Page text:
As a Scoutmaster I’m always looking for new ideas, ways to improve my Scout program, and ways to be more comfortable in the outdoors. You see growing up I didn’t spend much time camping; in fact my first scout camp as a boy was sleeping in the home of my Scoutmaster’s sister. I need all the help I can get when it comes to outdoor skills.
You now understand why I was paying special attention when a fellow Scouter said, “Let me show you how to stay warm at night.” We were on a winter camp and it was cold. We were all huddled around the fire telling stories and trying to get warm that icy winter night on the mountain. Joe, the scouting friend who now held my frozen attention, is an experienced outdoors-man. Since he went hunting and fishing with his family all his life, he had all the advantages of an outdoor education in his childhood.
Joe dropped a large stone in the edge of the fire and explained how many times he had beat the cold by loading his sleeping bag with this natural bed warmer. The rock stores heat as it sits next to the fire. Then when it was time for putting out the fire and climbing into the bag he can pick the rock up with a towel and slip it into his sleeping bag. The rock then slowly releases heat through the night. Clever.
I love the evening campfire. It is a magical time. Leaders and boys drawn together to experience the warmth of the fire, but sharing in the warmth of the brotherhood that happens in God’s country. A glowing carpet of stars spread above us in the night sky. We talked and told stories until the roaring logs passed to glowing embers. Each of us said good night and stepped into the cold darkness in the direction of a tent, and Joe scooped up his now fire-filled rock in his towel.
A towel as a camp item is an interesting thing. Every Scout knows the 11th point of The Scout Law is a Scout is clean. A washcloth and towel are on every Scout camp packing list. Those towels that make it to camp often return home unused or if the camp has a lake they may return in a condition that prevents reuse by the general public as an item of hygiene. It is not uncommon for a towel to be seen as optional on a winter overnight-er, left at home waiting for the anticipated shower of recovery. Such was the fate of my towel so I couldn’t follow Joe’s example.
I climbed uncomfortably into my cold sleeping bag in the tent I shared with Joe. As my teeth chattered I could see his big grin in the darkness as he settled in against his warm bed buddy. We are talking pet rock with a capitol P. I decided next winter camp I would take towel off the optional list. I dropped into a fitful sleep as I tried to keep from moving and thus expose myself to the unheated territory inside my sleeping bag. Failing in my attempt to dream of warm places.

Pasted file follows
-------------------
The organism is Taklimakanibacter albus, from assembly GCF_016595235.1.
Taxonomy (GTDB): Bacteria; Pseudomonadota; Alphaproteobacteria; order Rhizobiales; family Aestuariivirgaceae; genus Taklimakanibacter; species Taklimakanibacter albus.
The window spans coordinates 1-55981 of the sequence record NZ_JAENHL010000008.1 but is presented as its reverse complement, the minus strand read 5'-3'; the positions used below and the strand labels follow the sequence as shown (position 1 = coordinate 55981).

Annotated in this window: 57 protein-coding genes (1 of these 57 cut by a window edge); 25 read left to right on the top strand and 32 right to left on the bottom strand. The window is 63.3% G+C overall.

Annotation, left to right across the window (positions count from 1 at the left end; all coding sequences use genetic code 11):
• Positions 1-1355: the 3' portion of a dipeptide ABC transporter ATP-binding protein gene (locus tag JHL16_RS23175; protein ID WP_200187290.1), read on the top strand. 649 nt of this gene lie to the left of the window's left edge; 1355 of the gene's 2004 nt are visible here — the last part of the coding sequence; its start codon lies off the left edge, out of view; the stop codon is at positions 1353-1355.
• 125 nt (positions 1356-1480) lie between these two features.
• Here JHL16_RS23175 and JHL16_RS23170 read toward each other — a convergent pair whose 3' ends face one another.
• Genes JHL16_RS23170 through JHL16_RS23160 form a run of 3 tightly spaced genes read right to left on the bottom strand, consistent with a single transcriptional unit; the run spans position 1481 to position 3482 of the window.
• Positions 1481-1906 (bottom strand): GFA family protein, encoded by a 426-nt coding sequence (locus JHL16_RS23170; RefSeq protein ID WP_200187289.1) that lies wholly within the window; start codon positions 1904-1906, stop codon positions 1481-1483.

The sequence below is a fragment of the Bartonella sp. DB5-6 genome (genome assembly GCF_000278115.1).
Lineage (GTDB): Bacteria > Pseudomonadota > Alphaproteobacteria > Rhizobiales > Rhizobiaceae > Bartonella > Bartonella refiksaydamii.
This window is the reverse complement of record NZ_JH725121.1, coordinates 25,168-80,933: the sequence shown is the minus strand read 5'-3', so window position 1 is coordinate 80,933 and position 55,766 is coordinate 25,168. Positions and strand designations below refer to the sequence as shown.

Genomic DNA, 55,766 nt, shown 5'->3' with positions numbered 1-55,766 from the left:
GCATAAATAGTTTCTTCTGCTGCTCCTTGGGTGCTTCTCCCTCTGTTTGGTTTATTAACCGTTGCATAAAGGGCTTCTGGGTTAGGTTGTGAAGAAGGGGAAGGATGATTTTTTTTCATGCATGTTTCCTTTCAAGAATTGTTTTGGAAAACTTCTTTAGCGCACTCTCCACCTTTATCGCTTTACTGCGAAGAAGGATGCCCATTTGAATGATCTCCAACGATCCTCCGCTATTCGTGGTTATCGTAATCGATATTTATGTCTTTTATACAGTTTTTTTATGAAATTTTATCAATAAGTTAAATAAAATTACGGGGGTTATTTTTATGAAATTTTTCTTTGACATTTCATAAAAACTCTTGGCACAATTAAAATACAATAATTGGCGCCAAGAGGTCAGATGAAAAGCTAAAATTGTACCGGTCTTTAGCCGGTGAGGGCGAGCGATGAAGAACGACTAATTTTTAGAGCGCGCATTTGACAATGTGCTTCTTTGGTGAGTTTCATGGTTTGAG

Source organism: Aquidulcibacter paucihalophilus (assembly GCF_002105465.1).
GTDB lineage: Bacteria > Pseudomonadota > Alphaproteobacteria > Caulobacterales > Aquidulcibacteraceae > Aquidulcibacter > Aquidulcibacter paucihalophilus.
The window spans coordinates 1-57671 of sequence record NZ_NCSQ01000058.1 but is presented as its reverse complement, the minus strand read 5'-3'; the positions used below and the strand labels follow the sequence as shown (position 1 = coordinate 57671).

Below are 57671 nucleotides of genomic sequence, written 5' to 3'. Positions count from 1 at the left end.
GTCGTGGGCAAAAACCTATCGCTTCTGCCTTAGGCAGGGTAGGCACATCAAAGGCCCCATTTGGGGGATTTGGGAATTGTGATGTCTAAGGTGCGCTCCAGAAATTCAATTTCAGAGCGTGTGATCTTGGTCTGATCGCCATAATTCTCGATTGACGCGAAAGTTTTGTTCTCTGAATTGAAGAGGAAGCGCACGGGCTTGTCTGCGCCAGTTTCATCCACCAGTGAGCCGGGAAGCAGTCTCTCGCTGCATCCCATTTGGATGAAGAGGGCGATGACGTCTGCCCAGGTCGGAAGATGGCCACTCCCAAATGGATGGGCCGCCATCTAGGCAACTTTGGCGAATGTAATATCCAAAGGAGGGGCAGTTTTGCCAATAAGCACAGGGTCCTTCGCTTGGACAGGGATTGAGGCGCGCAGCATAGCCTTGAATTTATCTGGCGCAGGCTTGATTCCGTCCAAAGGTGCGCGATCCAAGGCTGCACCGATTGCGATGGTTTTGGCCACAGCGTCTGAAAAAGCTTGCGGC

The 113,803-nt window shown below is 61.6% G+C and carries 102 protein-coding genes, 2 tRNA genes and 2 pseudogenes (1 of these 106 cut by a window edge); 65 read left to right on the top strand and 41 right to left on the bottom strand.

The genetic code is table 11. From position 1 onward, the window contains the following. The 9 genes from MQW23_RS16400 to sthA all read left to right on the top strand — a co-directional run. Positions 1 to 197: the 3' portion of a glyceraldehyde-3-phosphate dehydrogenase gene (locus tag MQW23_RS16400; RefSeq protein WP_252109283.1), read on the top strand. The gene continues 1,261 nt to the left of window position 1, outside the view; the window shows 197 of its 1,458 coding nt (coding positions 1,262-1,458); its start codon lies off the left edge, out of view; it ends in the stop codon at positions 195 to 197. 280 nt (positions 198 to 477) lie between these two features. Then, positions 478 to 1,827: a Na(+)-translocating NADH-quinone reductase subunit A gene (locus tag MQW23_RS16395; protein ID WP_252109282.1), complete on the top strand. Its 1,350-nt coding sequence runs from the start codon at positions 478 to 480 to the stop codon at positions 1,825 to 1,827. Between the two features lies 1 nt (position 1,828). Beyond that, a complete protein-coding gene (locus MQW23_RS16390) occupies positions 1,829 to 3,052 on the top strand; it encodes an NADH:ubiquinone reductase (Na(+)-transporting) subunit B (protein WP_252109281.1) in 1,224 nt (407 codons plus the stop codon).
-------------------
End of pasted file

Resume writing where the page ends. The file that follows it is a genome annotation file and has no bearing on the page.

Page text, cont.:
Fire as every good scout knows requires three things, oxygen, fuel and heat. Remove any of these and the fire can go out. Water works well to put out most fires because it eliminates two of these. A cold winter night also works for many a Scout campfire. It is usually considered safe enough to leave a few embers to burn out through the night in a carefully prepared fire ring. It was with some confusion then that I was stirred awake by smoke in our tent. I wondered how the fire 20 feet uphill from our tent had rekindled enough to be producing the smoke that was now burning my eyes and causing difficulty breathing.
I opened my stinging eyes just in time to see Joe jump from his sleeping bag, open the zipper of the tent and toss his towel-wrapped rock into the night. Joe began complaining that things were a little warmer than he expected, and surveyed the melt down that left a new zipper free entrance to his sleeping bag. It didn’t take long for the smoke to clear once we opened the tent door to the cool night air. Soon I was ready to sleep in my unheated, but unvented sleeping bag. Joe also settled down in his bag, now working to keep the hole against the floor of the tent to prevent air exchange with the bone-chilling night.
I was startled awake again a few minutes later by a gasp from Joe. I looked toward him and saw the astonished look on his face now illuminated by a flickering light outside the tent. It seems that the once smoldering towel burst to flames when exposed to the air outside and was now burning brightly at the door of our tent. Joe sprung from his sleeping bag once again and tried barefoot fire walking over his spurned rock and the ashes of his wife’s once-good towel. The stars and I were the only witnesses to the spectacle that night of a grown man in long underwear dancing barefoot in the snow. It seems Joe found an expensive but effective method to produce char cloth in a sleeping bag and then showed how easily a cotton-towel ember can be fanned to a flame even in the snow.
Joe moved away and I miss the benefit of his outdoor wisdom. I still haven’t tried to beat the cold of the night with a rock from the fire. That doesn’t stop me from wondering if I could stay warm while avoiding a similar fate. For now I just stay warm with the thought of Joe’s firelight dance on that cold January night.
Names have been changed to protect the guilty. 🙂
Author: Edgar Tooley | Woodbadge Scribe and Leader – Troop 1131, Highland, UT